I trust, dear Brother, that, as you examine these publications, that may seem to you to be true of the author which the Apostle Paul said of himself: "We preach not ourselves, but Christ,—the power of God and the wisdom of God. Whether successful or not, others must judge, and especially the Lord; but I ever seek to hold forth the Word of Life. (Phil. 2:16.) True, it has been held forth in my hands (powers), but never as my Word. Hence in no sense have I, as a pope, taken the place of Christ before his Church.

Indeed, time and again I have seen that the teachings of those who make utterances of their own, but in the name of Christ, by claimed inspiration, or special revelations, or boasted wisdom (which is the real spirit of popery), and without proof from the Scripture, are received by many. And I am confident that the DAWN and TOWER would have many more friends and believers if they followed this (popery's) course;—for as some one has said, "People prefer to be humbugged." But such a course I dare not follow; I must be true to the Lord and declare his Word, and let him take charge of the consequences.

The world will be deceived, and merely so-called Christians also; because error will come in the way that will appeal to their expectations—boastfully: but God is now seeking a special "little flock" which always hearkens to the voice of the Chief Shepherd, and flees from all undershepherds who do not echo his words and have his spirit of meekness and simplicity.—Phil. 3:16-18.

And now about brother-colporteurs: I know from your previous letters that you owe very much to some of them for kindly Christian assistance in the truth and in colporteur methods. I feel sure that to some extent you have misapprehended their no doubt well-meant remarks; but I regret that any of them should be so unwise in their utterances, even though their hearts were entirely right in the matter. I have too much confidence in them all to suppose that any would remain in this harvest work if he had lost confidence in the tools with which the work is being prosecuted;—the DAWN and TOWER through which they learned of "the harvest" and found an entrance into it. When you become better acquainted with them, you will, I believe, fully concur with me that they are a very noble, self-sacrificing and humble band of the Lord's disciples; and will love them every one, as I do.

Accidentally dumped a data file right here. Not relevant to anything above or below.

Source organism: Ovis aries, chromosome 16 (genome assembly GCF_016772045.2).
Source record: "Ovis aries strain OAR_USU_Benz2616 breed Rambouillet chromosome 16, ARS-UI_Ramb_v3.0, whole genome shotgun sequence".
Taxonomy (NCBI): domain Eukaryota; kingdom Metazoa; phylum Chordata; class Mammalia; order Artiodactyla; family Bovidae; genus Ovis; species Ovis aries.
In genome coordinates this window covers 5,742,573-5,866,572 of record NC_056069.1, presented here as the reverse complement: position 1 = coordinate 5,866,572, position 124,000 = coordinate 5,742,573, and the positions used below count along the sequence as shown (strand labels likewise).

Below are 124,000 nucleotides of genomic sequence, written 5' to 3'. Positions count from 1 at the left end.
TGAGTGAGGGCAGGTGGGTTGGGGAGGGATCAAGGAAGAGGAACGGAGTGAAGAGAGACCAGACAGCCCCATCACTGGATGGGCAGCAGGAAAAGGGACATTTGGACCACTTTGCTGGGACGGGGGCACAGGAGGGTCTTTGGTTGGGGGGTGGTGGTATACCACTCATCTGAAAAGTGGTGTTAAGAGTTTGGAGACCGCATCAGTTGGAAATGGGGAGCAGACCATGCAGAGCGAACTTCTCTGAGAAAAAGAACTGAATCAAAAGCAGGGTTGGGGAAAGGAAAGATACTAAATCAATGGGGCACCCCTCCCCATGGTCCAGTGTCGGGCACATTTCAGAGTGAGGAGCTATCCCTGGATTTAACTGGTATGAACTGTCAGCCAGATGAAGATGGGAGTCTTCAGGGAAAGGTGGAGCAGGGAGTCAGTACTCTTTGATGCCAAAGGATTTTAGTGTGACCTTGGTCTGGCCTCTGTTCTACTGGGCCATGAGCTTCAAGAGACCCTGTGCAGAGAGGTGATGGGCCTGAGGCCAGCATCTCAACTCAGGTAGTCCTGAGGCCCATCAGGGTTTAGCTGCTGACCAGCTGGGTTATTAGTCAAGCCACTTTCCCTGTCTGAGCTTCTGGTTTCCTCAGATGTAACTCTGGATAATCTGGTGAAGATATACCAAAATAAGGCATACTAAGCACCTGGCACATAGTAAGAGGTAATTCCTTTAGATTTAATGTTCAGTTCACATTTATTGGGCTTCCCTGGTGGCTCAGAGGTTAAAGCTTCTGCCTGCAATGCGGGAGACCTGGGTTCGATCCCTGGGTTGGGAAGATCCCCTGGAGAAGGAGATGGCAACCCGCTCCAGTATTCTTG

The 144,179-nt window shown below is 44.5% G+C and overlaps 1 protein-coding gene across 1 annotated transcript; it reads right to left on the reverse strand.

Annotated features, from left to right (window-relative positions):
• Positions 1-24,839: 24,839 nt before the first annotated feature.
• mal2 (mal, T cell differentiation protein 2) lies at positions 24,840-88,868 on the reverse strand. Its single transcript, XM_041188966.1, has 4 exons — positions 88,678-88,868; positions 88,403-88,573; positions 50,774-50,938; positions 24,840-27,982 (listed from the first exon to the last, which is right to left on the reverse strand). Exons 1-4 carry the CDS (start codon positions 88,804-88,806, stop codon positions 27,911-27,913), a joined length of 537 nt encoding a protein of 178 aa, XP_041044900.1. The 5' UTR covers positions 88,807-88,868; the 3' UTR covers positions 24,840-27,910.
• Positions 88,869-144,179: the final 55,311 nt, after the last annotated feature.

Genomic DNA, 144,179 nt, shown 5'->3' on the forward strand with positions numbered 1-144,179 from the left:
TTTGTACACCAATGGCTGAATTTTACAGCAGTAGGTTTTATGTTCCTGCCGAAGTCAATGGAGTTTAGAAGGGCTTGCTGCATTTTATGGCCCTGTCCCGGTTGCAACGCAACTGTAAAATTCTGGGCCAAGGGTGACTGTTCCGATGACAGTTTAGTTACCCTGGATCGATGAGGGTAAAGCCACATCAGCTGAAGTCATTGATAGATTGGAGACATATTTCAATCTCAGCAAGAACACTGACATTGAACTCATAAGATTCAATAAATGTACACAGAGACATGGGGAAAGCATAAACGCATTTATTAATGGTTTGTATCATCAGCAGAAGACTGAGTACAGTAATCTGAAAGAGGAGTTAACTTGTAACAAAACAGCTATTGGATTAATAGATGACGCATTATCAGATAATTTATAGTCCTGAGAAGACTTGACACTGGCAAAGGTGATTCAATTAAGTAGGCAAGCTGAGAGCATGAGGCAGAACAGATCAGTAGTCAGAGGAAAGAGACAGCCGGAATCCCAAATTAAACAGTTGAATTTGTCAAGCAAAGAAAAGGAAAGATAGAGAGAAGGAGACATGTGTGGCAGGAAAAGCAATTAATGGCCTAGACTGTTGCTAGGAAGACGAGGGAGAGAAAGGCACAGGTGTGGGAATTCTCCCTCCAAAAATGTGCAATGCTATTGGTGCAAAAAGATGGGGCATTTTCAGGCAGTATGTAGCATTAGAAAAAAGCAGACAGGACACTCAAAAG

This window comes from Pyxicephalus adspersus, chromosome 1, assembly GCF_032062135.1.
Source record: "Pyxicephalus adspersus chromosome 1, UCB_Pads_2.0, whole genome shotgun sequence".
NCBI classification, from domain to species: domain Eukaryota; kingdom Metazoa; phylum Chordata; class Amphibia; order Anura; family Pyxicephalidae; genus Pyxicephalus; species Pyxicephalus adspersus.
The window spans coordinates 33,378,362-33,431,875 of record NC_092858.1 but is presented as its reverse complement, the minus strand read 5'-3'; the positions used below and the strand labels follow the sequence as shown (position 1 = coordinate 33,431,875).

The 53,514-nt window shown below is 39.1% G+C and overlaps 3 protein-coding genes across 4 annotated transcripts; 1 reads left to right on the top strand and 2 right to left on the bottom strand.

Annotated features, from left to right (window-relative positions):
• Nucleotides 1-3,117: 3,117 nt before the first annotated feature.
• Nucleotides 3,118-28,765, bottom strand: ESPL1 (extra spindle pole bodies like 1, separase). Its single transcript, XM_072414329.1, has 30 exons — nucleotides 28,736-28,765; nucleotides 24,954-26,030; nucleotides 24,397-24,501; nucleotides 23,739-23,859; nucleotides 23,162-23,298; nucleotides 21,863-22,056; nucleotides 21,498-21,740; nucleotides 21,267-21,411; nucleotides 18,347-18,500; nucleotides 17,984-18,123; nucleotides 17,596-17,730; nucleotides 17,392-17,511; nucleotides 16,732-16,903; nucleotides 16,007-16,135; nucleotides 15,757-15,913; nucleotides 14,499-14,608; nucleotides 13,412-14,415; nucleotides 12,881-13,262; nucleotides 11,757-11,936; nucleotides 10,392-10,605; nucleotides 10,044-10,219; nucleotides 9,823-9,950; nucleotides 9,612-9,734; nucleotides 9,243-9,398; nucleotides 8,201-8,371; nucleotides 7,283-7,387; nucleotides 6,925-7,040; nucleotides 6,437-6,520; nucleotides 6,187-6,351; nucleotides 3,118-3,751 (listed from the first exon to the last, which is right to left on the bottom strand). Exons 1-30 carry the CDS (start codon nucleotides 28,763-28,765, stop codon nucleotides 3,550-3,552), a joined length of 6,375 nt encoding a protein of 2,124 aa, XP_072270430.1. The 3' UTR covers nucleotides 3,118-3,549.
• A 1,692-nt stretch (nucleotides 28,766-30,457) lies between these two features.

The only explanation I can offer of the language you quote is that possibly he thought you were in danger of loving the servant who showed you the truth more than the Lord who gave it to you through the servant. And let us hope it was zeal for the Lord that led him to the other extreme.

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The remark, that "all of the Bible is not true," may merely have meant that some very ancient manuscripts of the Bible, found within the last fifty years, show that a few verses here and there in our common English Bible are really no part of the Bible proper, as it came from the apostles, but were added by unknown parties somewhere between the fifth and tenth centuries. (Of these are Mark 16:9-20; John 21:25; Matt. 23:14; and parts of 1 John 5:7,8 and of Rev. 20:5; besides a few of very [R1537 : page 169] minor importance, affecting the sense little or nothing.) Or he may have been drifting, as so many are in these days, into a general doubt of the Bible, and of all except their own so-called "higher criticism:" If so, we trust that the article on "The Twelve Apostles," may prove helpful. It was intended to meet just such doubts and questionings and has already been blessed to many of the "sheep." Or he may have meant that the translators might at times have used to advantage other words than those they did use. But, whichever was his thought, his expression was unwise; because his meaning was not made clear to you, and led you into doubts and fears and questionings, instead of establishing you in the Faith.